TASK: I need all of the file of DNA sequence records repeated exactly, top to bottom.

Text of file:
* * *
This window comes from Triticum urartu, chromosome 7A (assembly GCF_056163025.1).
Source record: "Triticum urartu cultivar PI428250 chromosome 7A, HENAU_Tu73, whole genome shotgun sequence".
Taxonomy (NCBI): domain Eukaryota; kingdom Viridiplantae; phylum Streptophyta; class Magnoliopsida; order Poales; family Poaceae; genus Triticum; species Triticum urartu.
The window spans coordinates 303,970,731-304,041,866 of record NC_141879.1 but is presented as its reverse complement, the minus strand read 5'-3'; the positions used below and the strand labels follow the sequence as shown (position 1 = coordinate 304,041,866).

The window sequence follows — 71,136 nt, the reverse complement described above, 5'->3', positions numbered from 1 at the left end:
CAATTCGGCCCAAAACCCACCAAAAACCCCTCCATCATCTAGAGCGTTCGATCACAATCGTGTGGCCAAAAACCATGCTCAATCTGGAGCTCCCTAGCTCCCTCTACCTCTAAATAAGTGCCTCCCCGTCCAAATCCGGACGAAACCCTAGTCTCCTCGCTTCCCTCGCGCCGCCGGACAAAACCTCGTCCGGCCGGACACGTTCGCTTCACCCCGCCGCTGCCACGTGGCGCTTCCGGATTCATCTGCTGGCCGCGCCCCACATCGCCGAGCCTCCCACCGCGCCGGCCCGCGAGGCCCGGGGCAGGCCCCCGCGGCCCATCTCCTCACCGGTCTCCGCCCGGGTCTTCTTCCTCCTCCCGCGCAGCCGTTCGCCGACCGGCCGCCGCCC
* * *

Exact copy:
This window comes from Triticum urartu, chromosome 7A (assembly GCF_056163025.1).
Source record: "Triticum urartu cultivar PI428250 chromosome 7A, HENAU_Tu73, whole genome shotgun sequence".
Taxonomy (NCBI): domain Eukaryota; kingdom Viridiplantae; phylum Streptophyta; class Magnoliopsida; order Poales; family Poaceae; genus Triticum; species Triticum urartu.
The window spans coordinates 303,970,731-304,041,866 of record NC_141879.1 but is presented as its reverse complement, the minus strand read 5'-3'; the positions used below and the strand labels follow the sequence as shown (position 1 = coordinate 304,041,866).

The window sequence follows — 71,136 nt, the reverse complement described above, 5'->3', positions numbered from 1 at the left end:
CAATTCGGCCCAAAACCCACCAAAAACCCCTCCATCATCTAGAGCGTTCGATCACAATCGTGTGGCCAAAAACCATGCTCAATCTGGAGCTCCCTAGCTCCCTCTACCTCTAAATAAGTGCCTCCCCGTCCAAATCCGGACGAAACCCTAGTCTCCTCGCTTCCCTCGCGCCGCCGGACAAAACCTCGTCCGGCCGGACACGTTCGCTTCACCCCGCCGCTGCCACGTGGCGCTTCCGGATTCATCTGCTGGCCGCGCCCCACATCGCCGAGCCTCCCACCGCGCCGGCCCGCGAGGCCCGGGGCAGGCCCCCGCGGCCCATCTCCTCACCGGTCTCCGCCCGGGTCTTCTTCCTCCTCCCGCGCAGCCGTTCGCCGACCGGCCGCCGCCC